A Philly arts and culture guide to MLK Day

Dr. Martin Luther King Jr. in 1963. Image courtesy of the Library of Congress.

Remember the legacy of Dr. Martin Luther King Jr. this Monday, January 19. You’ll find free and reduced-price admission at a number of arts and cultural institutions as well as a variety of service projects. Whether you’re an art lover, a history buff, or towing your brood, there’s a way to celebrate.

Tribute in music

The Philadelphia Orchestra will perform a free tribute concert at Girard College Chapel to honor Dr. King’s life and work. “Dr. King dreamed of a society where all men are created equal and his message continues to inspire us. We proudly contribute to his legacy by demonstrating the unifying power of music in the community,” said Ryan Fleur, Executive Vice President for Orchestra Advancement.

For the second year in a row, Yannick Nézet-Séguin will be conducting the concert, which runs for 90 minutes and features six different pieces chosen to reflect Dr. King’s heritage. There will be music by African-American composers, such as James Weldon Johnson’s "Lift Every Voice and Sing," traditional music like "Ezekiel Saw de Wheel," and classical pieces that speak to the theme of the day. The concert features the world premiere of the first movement of composer Hannibal’s One Land, One River, One People (the full work premieres in November). The Orchestra commissioned this work, which explores the connections among communities and the individuals within them.

“Our concert is always meaningful, both for the audience members and the musicians. Oftentimes we’ll see people in the audience visibly moved by some pieces or when Charlotte Blake Alston performs Dr. King’s ‘I Have a Dream’ speech while the Orchestra performs Samuel Barber’s Adagio for Strings,” Fleur said. For a preview, watch a video of last year’s performance.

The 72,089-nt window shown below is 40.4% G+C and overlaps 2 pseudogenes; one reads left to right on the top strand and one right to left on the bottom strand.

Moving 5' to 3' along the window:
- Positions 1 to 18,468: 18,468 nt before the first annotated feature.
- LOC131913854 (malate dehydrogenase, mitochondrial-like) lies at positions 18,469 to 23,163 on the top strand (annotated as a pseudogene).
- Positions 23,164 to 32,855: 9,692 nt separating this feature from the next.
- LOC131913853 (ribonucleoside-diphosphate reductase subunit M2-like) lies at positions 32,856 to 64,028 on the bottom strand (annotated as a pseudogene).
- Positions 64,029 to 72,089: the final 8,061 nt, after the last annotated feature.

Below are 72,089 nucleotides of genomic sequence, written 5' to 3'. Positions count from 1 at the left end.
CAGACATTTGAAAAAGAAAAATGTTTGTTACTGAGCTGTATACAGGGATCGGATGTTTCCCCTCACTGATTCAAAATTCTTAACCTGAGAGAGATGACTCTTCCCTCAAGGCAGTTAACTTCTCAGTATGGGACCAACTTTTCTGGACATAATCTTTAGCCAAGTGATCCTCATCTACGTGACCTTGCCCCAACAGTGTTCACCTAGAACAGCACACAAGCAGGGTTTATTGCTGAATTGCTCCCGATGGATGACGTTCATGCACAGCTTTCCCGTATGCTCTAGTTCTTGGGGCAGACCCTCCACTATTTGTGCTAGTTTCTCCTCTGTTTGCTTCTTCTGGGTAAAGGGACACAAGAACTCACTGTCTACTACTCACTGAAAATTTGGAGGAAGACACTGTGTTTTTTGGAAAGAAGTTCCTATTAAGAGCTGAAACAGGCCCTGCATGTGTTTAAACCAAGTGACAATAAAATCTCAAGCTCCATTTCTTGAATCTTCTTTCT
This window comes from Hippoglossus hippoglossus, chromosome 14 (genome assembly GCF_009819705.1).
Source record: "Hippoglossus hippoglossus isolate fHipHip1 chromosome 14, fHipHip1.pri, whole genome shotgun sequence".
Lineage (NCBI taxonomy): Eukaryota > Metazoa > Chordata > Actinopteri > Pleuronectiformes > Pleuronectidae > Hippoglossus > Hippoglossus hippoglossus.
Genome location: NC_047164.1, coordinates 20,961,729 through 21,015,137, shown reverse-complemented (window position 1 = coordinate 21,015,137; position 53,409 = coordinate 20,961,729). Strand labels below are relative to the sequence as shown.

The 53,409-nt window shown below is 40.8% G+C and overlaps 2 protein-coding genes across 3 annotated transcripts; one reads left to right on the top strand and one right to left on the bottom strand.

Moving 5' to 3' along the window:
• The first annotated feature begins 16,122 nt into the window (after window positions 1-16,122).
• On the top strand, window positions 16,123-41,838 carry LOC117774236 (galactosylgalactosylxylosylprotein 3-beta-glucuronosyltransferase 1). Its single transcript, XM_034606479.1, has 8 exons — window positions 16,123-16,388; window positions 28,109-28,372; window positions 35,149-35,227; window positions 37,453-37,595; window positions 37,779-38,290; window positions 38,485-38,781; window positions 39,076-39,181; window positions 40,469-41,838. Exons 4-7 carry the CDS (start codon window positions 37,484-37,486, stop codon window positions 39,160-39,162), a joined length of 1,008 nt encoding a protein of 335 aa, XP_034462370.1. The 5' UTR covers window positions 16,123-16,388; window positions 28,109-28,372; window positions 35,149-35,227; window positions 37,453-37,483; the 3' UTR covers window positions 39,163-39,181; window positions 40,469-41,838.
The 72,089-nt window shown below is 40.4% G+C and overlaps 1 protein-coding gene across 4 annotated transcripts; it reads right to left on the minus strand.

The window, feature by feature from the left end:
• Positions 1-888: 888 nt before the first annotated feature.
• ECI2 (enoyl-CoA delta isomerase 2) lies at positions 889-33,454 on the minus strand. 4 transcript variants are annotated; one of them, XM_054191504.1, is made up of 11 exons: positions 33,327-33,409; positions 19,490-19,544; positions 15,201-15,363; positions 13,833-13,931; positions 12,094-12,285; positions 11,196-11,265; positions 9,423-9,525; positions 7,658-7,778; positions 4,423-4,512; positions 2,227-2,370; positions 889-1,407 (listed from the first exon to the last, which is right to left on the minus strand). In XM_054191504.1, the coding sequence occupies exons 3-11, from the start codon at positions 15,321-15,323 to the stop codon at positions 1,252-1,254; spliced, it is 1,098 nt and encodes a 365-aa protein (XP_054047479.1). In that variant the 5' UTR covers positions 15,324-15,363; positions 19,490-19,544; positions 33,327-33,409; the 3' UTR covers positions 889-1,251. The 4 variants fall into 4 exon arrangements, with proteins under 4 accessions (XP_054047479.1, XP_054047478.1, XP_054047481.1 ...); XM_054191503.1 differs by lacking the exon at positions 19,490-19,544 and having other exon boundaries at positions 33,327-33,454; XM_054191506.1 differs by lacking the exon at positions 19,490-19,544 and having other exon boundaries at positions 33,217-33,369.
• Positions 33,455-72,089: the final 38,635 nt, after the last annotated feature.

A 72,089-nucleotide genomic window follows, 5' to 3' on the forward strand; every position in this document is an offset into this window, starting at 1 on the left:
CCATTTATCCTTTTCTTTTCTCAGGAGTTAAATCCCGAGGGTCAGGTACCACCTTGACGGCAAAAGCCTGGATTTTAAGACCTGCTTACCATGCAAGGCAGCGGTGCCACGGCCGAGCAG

Drums, crafts, breakdancing, fine art, and “I have a dream” 

Stop by the Philadelphia Museum of Art for “Pay What You Wish” admission and special programming, including dance performances by Danco2, pop-up mini tours, greeting card crafts, and more, along with the PMA’s latest exhibition, Represent: 200 Years of African American Art. (Here's our WNWN preview of the show.)

From Saturday, January 17 to Monday, January 19, professional actors will read Dr. Martin Luther King Jr.’s 1963 “Letter from Birmingham Jail” at Eastern State Penitentiary, alongside tours, Q&As, hands-on art projects, and discussion. The readings are free, but standard admission is required for the tour of the penitentiary.

The National Museum for American Jewish History offers free admission and a day of family-friendly activities. Explore the challenges and benefits of freedom through stories of political struggles in the face of discrimination. Make art projects, listen to the Sister Cities Girlchoir, watch the PBS documentary Eyes on the Prize: America’s Civil Rights Movement, and more.

Visit the National Constitution Center for $5 admission and a range of educational programming. There will be an interactive sing-along, an engaging reading of the “I Have a Dream” speech, a performance by the Unity Choir, and mobile-making.

The African American Museum in Philadelphia offers free admission for its Sharing the Heritage Celebration and Day of Service. The day is packed full of exciting activities, including a scavenger hunt, selfies with Phillies Outfielder Ben Revere, breakdancing workshops, and performances by the Universal African Dance & Drum Ensemble and Female Precision Drill Team. Explore the multimedia exhibition "Audacious Freedom: African Americans in Philadelphia," which showcases the contributions African Americans in Philadelphia made between 1776 and 1876.

The National Liberty Museum has free admission for its Martin Luther King, Jr. Day of Service. Tours, crafts, and an educational “I Have a Dream” workshop (now full) round out the day. Craft activities related to the “I Have a Dream” theme take place every weekend until February 1. 

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